In what undoubtedly portends things to come, recently unsealed court files reveal that the first data security class action complaint against a domestic law firm was formally filed. Chicago-based Johnson & Bell, a firm of more than 100 attorneys that recently celebrated its 40th anniversary, was recently named in a lawsuit that alleged it failed to appropriately protect confidential client information. That lawsuit was filed by Johnson & Bell’s former clients, bitcoin-to-gold exchange Coinabul LLC, and its Chief Operating Officer, Jason Shore.
Coinabul and Mr. Shore set forth a four-count Complaint alleging breach of contract, negligence, unjust enrichment, and breach of fiduciary duty. Underpinning all of theses claims were the following core allegations: the defendant law firm’s time-tracking system (“Webtime”) was built on a “JBoss Application Server” which was out-of-date and suffered from a critical vulnerability, leaving it susceptible to hacking; its virtual private network (“VPN”) supported insecure renegotiation, leaving it vulnerable to man-in-the-middle attacks; and, finally, the firm’s email system had broken security that left it susceptible to attack. In short, plaintiffs allege the firm failed to implement industry standard data security measures with respect to its Webtime, VPN, and email services, resulting in certain vulnerabilities that could expose confidential client information.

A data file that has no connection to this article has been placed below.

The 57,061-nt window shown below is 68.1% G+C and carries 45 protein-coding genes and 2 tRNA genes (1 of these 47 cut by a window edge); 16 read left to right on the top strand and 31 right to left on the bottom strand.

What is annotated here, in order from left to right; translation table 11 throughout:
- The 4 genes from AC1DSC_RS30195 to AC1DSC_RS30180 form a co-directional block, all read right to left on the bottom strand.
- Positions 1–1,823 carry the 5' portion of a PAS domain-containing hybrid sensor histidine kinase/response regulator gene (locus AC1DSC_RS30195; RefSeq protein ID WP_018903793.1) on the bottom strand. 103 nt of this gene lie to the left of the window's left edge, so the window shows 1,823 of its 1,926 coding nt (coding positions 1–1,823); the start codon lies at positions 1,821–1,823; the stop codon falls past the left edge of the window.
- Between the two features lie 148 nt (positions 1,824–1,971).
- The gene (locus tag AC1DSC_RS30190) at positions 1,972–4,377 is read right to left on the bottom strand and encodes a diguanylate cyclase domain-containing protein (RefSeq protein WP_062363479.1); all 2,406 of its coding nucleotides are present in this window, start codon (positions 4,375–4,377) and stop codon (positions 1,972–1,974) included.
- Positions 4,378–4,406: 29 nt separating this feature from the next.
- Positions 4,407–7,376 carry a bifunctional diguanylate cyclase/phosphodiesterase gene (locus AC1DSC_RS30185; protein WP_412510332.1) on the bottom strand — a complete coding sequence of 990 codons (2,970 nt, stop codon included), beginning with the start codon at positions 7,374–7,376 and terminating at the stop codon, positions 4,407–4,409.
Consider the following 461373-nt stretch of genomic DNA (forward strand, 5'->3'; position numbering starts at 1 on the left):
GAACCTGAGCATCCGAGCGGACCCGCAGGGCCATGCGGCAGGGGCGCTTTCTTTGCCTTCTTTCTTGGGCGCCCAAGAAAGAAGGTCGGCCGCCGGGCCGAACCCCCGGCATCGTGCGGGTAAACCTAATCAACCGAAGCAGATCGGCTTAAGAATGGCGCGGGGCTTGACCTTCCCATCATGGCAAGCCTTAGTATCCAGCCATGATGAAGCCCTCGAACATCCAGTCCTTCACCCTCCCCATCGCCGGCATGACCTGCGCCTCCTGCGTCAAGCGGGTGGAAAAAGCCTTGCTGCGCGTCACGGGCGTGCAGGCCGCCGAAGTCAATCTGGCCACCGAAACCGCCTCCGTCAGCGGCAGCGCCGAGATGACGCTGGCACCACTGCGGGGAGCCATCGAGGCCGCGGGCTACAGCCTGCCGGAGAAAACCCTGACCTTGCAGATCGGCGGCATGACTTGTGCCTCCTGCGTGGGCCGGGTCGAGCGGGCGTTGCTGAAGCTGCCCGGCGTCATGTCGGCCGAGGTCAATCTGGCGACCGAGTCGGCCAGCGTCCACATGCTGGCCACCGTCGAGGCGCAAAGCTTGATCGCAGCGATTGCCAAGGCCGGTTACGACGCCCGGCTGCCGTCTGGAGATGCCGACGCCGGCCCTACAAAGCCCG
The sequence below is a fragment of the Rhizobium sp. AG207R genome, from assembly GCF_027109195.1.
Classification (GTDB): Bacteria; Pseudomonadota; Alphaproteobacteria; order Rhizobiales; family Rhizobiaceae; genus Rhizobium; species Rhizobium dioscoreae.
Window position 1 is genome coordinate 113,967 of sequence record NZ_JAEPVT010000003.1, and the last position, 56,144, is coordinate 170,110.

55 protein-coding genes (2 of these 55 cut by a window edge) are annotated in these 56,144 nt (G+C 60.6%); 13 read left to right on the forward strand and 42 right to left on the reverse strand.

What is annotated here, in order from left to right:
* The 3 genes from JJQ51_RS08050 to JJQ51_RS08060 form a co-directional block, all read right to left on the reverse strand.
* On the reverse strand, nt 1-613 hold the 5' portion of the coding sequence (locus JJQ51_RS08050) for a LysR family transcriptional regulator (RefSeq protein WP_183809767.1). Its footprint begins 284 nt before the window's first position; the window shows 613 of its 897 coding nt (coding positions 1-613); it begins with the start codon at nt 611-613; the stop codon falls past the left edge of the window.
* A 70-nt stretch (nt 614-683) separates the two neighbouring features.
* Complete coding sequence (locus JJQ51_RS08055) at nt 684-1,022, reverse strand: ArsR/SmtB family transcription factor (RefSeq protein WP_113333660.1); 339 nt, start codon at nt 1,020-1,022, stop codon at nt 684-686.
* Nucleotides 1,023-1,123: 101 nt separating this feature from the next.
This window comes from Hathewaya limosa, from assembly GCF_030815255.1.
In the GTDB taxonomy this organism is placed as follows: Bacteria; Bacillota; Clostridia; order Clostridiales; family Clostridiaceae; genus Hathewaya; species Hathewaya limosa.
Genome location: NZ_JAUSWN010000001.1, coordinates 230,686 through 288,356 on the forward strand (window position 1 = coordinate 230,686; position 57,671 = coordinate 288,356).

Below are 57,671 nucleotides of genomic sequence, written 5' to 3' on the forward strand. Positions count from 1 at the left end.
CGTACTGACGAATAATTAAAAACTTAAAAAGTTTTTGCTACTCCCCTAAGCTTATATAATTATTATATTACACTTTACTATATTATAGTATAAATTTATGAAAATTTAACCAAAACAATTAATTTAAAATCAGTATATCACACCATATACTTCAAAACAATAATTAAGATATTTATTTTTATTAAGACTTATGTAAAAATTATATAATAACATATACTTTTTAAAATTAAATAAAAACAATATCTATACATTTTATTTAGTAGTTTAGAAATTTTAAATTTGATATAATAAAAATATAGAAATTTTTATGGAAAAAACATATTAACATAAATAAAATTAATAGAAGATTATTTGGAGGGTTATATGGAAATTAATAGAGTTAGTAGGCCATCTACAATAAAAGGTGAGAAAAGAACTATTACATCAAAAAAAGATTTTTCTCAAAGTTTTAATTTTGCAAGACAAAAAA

The hypothetical exposure of confidential client information makes this lawsuit all the more interesting – plaintiffs did not actually allege that Johnson & Bell’s Webtime, VPN, or email services were ever compromised, or that that confidential information was ever leaked. These points were all raised in Johnson & Bell’s subsequently-filed motion to dismiss. That motion was ultimately never ruled upon, as the parties are now engaged in a confidential arbitration.
While the outcome of this suit might never become public, the takeaway lesson is apparent – attorneys and law firms must remain diligent, and continue to take reasonable efforts to maintain client confidentiality and properly secure data.